TikTok is planning to launch a service to deliver food that has gone viral on its app. The video app is partnering with company Virtual Dining Concepts to create the meals for customers across the United States. 'TikTok Kitchens', as it is being called, will launch in 300 locations by the end of next year. The process is like other ghost kitchens – where a centralised location cooks food for a variety of businesses – but the app's service will apparently use a restaurant's existing kitchen. Employees on site will provide training, food packaging, and recipes.
TikTok is testing a'Repost' button that would allow users to share videos made by other users to their friends. The button, which is not available across all of TikTok yet, is found in the Share menu where users send videos via texts or social media. In some instances, the Repost button is called "Recommended", as TikTok has not yet decided on what the trigger will be called. Unlike Twitter's retweet function, a reposted video does not show on a user's own TikTok feed; rather, it goes directly to friends' For You feeds. If a video is found through the Discover page or in a user's TikTok inbox, they will not see the Repost button.
TikTok's equivalent Chinese app, Douyin, will be restricted for children in China to only 40 minutes per day. In a post on the QQ social media site, Douyin's parent company ByteDance wrote that users under the age of 14 will only be able to use the app between 6:00am and 10:00pm. That rule will be backed up by real-name authentication, a system that China has also been using for gamers on consoles. The restriction, which ByteDance is calling'youth mode', will only show "prepared" content such as historical information, exhibitions, scenery, and science experiments. Douyin says it is the first platform in the short-form video industry to introduce this restriction, so is opening up a bug bounty for users to report suspicious activity such as "access processes, cracking and other vulnerabilities", as well as general user experience issues.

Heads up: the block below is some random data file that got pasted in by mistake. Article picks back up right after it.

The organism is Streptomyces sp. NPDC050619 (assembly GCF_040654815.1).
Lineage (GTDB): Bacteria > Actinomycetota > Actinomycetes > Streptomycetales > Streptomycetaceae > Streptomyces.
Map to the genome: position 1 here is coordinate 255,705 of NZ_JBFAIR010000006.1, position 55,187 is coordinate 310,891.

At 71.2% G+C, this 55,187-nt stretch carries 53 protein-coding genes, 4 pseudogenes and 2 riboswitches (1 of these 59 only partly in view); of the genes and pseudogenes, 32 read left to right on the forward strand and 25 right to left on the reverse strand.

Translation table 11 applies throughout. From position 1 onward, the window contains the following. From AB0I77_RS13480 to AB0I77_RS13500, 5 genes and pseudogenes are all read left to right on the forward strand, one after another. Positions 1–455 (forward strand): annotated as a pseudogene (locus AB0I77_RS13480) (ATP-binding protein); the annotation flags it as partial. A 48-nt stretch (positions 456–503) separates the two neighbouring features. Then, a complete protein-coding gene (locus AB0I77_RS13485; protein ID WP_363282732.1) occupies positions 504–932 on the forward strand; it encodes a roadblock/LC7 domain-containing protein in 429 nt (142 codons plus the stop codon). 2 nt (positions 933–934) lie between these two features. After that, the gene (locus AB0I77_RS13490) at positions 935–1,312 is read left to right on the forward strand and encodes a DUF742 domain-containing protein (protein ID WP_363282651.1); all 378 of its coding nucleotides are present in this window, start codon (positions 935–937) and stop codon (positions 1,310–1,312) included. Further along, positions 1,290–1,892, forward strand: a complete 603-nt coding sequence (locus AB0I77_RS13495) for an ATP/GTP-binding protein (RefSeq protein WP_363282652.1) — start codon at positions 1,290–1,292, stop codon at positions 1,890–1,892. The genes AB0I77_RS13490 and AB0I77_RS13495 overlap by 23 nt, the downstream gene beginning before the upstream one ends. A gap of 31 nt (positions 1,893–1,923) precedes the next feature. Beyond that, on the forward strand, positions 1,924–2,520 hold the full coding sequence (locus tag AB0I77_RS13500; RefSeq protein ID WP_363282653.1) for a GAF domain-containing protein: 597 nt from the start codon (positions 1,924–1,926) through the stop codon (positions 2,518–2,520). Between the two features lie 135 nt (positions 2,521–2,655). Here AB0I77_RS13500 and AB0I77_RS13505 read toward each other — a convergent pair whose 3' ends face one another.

Spotify is working on a new way of listening to music in the style of TikTok. The new "Discover" tool is in testing and may not ever come to users. But for those that have it, it appears as a new icon on the toolbar at the bottom of the screen. If users click on that, they can listen to music by swiping through their feed, in the same way that videos can be watched on TikTok. Users can interact with songs on there, such as liking them to listen to later, or visiting the album they came from.
Gmail, TikTok and Snapchat users have complained that the apps are slowing down amid the outage of Facebook companies, which finally resolved as of Monday evening. Facebook, WhatsApp and Instagram all stopped working at the same time on Monday, forcing their 3bn users to flood across to other social media platforms. And many of those apps then themselves saw significant slowdowns as they dealt with mass sign-ups and log-ins as Facebook remained unavailable. It is the biggest Facebook outage since 2019, when the company was hit by technical issues for 24 hours. Users of other email and social media platforms were quick to take to Twitter to complain about the situation.